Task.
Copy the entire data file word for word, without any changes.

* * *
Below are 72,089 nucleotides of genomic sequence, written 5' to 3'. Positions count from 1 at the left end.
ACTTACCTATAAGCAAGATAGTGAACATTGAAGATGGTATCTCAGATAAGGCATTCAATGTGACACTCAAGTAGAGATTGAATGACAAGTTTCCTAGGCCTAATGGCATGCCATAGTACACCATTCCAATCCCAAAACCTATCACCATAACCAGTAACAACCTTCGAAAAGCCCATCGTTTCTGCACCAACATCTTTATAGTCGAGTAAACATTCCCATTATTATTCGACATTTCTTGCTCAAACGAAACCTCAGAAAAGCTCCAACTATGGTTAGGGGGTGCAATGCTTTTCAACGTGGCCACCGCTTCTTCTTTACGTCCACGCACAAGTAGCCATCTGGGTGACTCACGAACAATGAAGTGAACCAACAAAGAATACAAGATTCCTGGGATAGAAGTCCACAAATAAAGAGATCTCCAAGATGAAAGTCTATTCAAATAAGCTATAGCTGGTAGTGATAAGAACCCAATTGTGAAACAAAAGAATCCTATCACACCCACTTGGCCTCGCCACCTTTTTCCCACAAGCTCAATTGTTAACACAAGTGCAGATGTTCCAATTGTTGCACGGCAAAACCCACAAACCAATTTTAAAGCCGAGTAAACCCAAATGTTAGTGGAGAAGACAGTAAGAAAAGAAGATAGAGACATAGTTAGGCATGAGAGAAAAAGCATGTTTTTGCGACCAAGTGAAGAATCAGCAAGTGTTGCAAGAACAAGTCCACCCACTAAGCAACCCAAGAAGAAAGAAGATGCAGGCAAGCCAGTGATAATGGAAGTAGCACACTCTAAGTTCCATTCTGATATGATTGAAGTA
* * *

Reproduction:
Below are 72,089 nucleotides of genomic sequence, written 5' to 3'. Positions count from 1 at the left end.
ACTTACCTATAAGCAAGATAGTGAACATTGAAGATGGTATCTCAGATAAGGCATTCAATGTGACACTCAAGTAGAGATTGAATGACAAGTTTCCTAGGCCTAATGGCATGCCATAGTACACCATTCCAATCCCAAAACCTATCACCATAACCAGTAACAACCTTCGAAAAGCCCATCGTTTCTGCACCAACATCTTTATAGTCGAGTAAACATTCCCATTATTATTCGACATTTCTTGCTCAAACGAAACCTCAGAAAAGCTCCAACTATGGTTAGGGGGTGCAATGCTTTTCAACGTGGCCACCGCTTCTTCTTTACGTCCACGCACAAGTAGCCATCTGGGTGACTCACGAACAATGAAGTGAACCAACAAAGAATACAAGATTCCTGGGATAGAAGTCCACAAATAAAGAGATCTCCAAGATGAAAGTCTATTCAAATAAGCTATAGCTGGTAGTGATAAGAACCCAATTGTGAAACAAAAGAATCCTATCACACCCACTTGGCCTCGCCACCTTTTTCCCACAAGCTCAATTGTTAACACAAGTGCAGATGTTCCAATTGTTGCACGGCAAAACCCACAAACCAATTTTAAAGCCGAGTAAACCCAAATGTTAGTGGAGAAGACAGTAAGAAAAGAAGATAGAGACATAGTTAGGCATGAGAGAAAAAGCATGTTTTTGCGACCAAGTGAAGAATCAGCAAGTGTTGCAAGAACAAGTCCACCCACTAAGCAACCCAAGAAGAAAGAAGATGCAGGCAAGCCAGTGATAATGGAAGTAGCACACTCTAAGTTCCATTCTGATATGATTGAAGTA